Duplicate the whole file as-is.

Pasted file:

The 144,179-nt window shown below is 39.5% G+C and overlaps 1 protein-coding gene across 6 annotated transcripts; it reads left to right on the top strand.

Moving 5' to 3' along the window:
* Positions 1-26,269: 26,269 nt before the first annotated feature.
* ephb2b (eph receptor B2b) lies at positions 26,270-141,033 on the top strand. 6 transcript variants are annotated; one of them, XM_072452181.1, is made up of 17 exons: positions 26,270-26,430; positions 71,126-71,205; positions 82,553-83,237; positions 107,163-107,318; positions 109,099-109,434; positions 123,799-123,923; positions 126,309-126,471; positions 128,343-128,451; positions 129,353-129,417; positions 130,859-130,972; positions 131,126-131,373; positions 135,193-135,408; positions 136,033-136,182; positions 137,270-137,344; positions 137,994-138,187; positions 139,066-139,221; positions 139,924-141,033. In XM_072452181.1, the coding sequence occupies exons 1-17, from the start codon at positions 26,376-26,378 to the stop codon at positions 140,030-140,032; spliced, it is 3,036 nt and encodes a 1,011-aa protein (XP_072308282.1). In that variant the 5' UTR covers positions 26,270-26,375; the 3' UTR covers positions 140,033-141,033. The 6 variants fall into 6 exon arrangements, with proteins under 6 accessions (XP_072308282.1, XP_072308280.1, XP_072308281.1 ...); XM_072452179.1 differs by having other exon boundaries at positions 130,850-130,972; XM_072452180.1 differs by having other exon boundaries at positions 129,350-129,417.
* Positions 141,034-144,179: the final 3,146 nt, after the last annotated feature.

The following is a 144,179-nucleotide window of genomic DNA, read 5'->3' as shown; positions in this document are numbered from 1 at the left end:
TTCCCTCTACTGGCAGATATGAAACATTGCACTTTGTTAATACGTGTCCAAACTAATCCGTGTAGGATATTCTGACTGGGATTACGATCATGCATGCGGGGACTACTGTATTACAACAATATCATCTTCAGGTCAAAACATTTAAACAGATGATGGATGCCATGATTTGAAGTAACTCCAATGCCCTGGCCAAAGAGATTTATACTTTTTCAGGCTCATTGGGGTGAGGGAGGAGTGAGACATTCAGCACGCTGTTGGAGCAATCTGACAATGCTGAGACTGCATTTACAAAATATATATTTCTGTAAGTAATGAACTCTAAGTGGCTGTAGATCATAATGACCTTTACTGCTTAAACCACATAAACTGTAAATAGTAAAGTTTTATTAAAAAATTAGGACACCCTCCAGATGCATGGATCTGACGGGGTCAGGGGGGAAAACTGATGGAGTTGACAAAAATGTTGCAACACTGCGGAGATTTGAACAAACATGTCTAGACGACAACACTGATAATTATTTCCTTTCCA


The 144,179-nt window shown below is 39.5% G+C and overlaps 1 protein-coding gene across 6 annotated transcripts; it reads left to right on the top strand.

Moving 5' to 3' along the window:
* Positions 1-26,269: 26,269 nt before the first annotated feature.
* ephb2b (eph receptor B2b) lies at positions 26,270-141,033 on the top strand. 6 transcript variants are annotated; one of them, XM_072452181.1, is made up of 17 exons: positions 26,270-26,430; positions 71,126-71,205; positions 82,553-83,237; positions 107,163-107,318; positions 109,099-109,434; positions 123,799-123,923; positions 126,309-126,471; positions 128,343-128,451; positions 129,353-129,417; positions 130,859-130,972; positions 131,126-131,373; positions 135,193-135,408; positions 136,033-136,182; positions 137,270-137,344; positions 137,994-138,187; positions 139,066-139,221; positions 139,924-141,033. In XM_072452181.1, the coding sequence occupies exons 1-17, from the start codon at positions 26,376-26,378 to the stop codon at positions 140,030-140,032; spliced, it is 3,036 nt and encodes a 1,011-aa protein (XP_072308282.1). In that variant the 5' UTR covers positions 26,270-26,375; the 3' UTR covers positions 140,033-141,033. The 6 variants fall into 6 exon arrangements, with proteins under 6 accessions (XP_072308282.1, XP_072308280.1, XP_072308281.1 ...); XM_072452179.1 differs by having other exon boundaries at positions 130,850-130,972; XM_072452180.1 differs by having other exon boundaries at positions 129,350-129,417.
* Positions 141,034-144,179: the final 3,146 nt, after the last annotated feature.

The following is a 144,179-nucleotide window of genomic DNA, read 5'->3' as shown; positions in this document are numbered from 1 at the left end:
TTCCCTCTACTGGCAGATATGAAACATTGCACTTTGTTAATACGTGTCCAAACTAATCCGTGTAGGATATTCTGACTGGGATTACGATCATGCATGCGGGGACTACTGTATTACAACAATATCATCTTCAGGTCAAAACATTTAAACAGATGATGGATGCCATGATTTGAAGTAACTCCAATGCCCTGGCCAAAGAGATTTATACTTTTTCAGGCTCATTGGGGTGAGGGAGGAGTGAGACATTCAGCACGCTGTTGGAGCAATCTGACAATGCTGAGACTGCATTTACAAAATATATATTTCTGTAAGTAATGAACTCTAAGTGGCTGTAGATCATAATGACCTTTACTGCTTAAACCACATAAACTGTAAATAGTAAAGTTTTATTAAAAAATTAGGACACCCTCCAGATGCATGGATCTGACGGGGTCAGGGGGGAAAACTGATGGAGTTGACAAAAATGTTGCAACACTGCGGAGATTTGAACAAACATGTCTAGACGACAACACTGATAATTATTTCCTTTCCA